In March 2016, the SEC entered into a settlement agreement with a U.S. broker-dealer, which initiated research coverage of an issuer after being invited by the issuer to participate as an underwriter for that issuer’s planned equity offering. The SEC indicated that this is its first action against a broker-dealer for violating Section 5 in this manner. The SEC’s order can be found at the following link: https://www.sec.gov/litigation/admin/2016/33-10059.pdf.
In this case, the issuer cancelled a proposed secondary stock offering for which the broker-dealer was planning to act as the lead underwriter. At that point, the issuer planned another offering, and the broker-dealer was invited to participate as a co-manager. However, according to the SEC, the broker-dealer’s participation was made contingent by the issuer upon the broker-dealer commencing research coverage – a “quid pro quo” – which the investment bank agreed to do. In commencing research coverage, the investment bank rated the stock a “buy,” with a price target that was considerably higher than its then current market price.¹
In issuing the fine, the SEC relied on its traditional guidance as to when a broker-dealer is subject to Section 5(b)(1)’s potential limitations on issuing research. In particular, the SEC has stated that a broker-dealer that publishes research is subject to Section 5(b)(1):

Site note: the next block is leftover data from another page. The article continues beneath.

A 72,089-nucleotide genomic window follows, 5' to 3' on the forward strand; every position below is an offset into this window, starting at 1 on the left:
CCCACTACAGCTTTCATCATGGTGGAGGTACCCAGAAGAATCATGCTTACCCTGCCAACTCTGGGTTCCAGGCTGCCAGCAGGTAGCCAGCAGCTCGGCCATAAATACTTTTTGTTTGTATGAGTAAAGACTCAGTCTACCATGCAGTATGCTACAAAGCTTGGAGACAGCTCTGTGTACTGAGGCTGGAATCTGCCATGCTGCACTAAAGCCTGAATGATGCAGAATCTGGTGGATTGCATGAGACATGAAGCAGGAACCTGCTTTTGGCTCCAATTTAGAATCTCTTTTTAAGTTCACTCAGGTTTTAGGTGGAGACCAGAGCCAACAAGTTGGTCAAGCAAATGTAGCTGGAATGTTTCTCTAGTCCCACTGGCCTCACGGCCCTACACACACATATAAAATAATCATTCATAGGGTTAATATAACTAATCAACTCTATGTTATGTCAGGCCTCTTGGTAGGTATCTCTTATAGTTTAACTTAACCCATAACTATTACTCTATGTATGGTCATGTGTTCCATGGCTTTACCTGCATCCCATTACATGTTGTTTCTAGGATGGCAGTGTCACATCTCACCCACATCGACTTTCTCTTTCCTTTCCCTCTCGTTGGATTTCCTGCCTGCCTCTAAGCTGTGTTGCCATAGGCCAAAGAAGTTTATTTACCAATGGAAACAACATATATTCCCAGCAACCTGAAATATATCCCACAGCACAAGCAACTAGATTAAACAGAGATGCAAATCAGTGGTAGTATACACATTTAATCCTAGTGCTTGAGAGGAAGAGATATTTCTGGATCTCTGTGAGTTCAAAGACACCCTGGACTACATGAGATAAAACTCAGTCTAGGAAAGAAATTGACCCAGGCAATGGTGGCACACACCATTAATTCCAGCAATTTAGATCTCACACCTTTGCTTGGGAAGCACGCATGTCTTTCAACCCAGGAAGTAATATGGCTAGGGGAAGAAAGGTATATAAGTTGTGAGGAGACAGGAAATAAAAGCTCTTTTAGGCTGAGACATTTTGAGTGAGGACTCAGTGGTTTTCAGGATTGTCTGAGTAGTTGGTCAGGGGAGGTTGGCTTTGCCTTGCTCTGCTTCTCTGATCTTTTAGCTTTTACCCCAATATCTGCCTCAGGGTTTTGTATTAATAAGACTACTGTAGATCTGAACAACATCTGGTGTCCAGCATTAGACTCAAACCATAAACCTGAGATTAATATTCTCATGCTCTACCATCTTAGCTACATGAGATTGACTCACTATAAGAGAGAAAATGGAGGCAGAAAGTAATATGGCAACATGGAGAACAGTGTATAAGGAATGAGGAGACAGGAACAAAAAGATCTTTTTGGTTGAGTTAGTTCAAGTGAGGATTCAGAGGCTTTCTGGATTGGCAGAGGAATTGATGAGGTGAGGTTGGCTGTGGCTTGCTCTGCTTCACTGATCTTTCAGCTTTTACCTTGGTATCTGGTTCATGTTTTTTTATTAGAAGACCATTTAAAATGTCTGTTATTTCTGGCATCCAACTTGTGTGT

while seeking to participate in the underwriting of the issuer’s securities offering;
after having been invited to participate by the issuer in the underwriting of its securities offering; or
after reaching an understanding with the issuer that it will participate as a managing underwriter in the issuer’s securities offering.
Under these circumstances, the SEC will typically view a research report about the subject company as an improper prospectus. While SEC Rule 139 includes a safe harbor from the definition of “prospectus” for research reports that satisfy the rule, this safe harbor excludes cases such as this one, where the broker-dealer initiated coverage. Here, the SEC deemed the research report to be a prospectus, due to its potential to condition the market. The SEC’s fine in this matter is further indication of regulatory interest in research related supervisory and oversight lapses.
¹We might note that the stock price rose by a few dollars by the next month, only to fall significantly thereafter. The stock has a current trading price of less than $1.